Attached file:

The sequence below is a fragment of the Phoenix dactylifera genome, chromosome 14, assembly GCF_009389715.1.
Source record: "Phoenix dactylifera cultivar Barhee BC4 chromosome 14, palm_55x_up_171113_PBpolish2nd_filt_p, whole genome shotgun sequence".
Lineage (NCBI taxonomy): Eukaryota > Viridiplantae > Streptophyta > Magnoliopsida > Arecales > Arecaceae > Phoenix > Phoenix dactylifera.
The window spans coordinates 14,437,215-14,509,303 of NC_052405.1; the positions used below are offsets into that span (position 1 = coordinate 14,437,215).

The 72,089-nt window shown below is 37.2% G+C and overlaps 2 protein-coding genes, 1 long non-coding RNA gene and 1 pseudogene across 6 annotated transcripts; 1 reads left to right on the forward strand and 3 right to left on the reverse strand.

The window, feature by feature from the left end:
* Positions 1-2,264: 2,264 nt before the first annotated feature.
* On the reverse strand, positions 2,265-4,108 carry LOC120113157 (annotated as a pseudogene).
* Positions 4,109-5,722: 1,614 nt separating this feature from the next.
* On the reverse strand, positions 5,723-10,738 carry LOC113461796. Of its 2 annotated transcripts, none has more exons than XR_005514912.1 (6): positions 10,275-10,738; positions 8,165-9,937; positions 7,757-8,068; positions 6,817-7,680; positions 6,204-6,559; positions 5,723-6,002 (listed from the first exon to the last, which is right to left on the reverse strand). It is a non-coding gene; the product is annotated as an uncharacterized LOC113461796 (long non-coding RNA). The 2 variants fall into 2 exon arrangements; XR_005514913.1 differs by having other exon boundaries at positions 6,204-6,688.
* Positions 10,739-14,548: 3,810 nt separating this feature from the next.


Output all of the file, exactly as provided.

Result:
The sequence below is a fragment of the Phoenix dactylifera genome, chromosome 14, assembly GCF_009389715.1.
Source record: "Phoenix dactylifera cultivar Barhee BC4 chromosome 14, palm_55x_up_171113_PBpolish2nd_filt_p, whole genome shotgun sequence".
Lineage (NCBI taxonomy): Eukaryota > Viridiplantae > Streptophyta > Magnoliopsida > Arecales > Arecaceae > Phoenix > Phoenix dactylifera.
The window spans coordinates 14,437,215-14,509,303 of NC_052405.1; the positions used below are offsets into that span (position 1 = coordinate 14,437,215).

The 72,089-nt window shown below is 37.2% G+C and overlaps 2 protein-coding genes, 1 long non-coding RNA gene and 1 pseudogene across 6 annotated transcripts; 1 reads left to right on the forward strand and 3 right to left on the reverse strand.

The window, feature by feature from the left end:
* Positions 1-2,264: 2,264 nt before the first annotated feature.
* On the reverse strand, positions 2,265-4,108 carry LOC120113157 (annotated as a pseudogene).
* Positions 4,109-5,722: 1,614 nt separating this feature from the next.
* On the reverse strand, positions 5,723-10,738 carry LOC113461796. Of its 2 annotated transcripts, none has more exons than XR_005514912.1 (6): positions 10,275-10,738; positions 8,165-9,937; positions 7,757-8,068; positions 6,817-7,680; positions 6,204-6,559; positions 5,723-6,002 (listed from the first exon to the last, which is right to left on the reverse strand). It is a non-coding gene; the product is annotated as an uncharacterized LOC113461796 (long non-coding RNA). The 2 variants fall into 2 exon arrangements; XR_005514913.1 differs by having other exon boundaries at positions 6,204-6,688.
* Positions 10,739-14,548: 3,810 nt separating this feature from the next.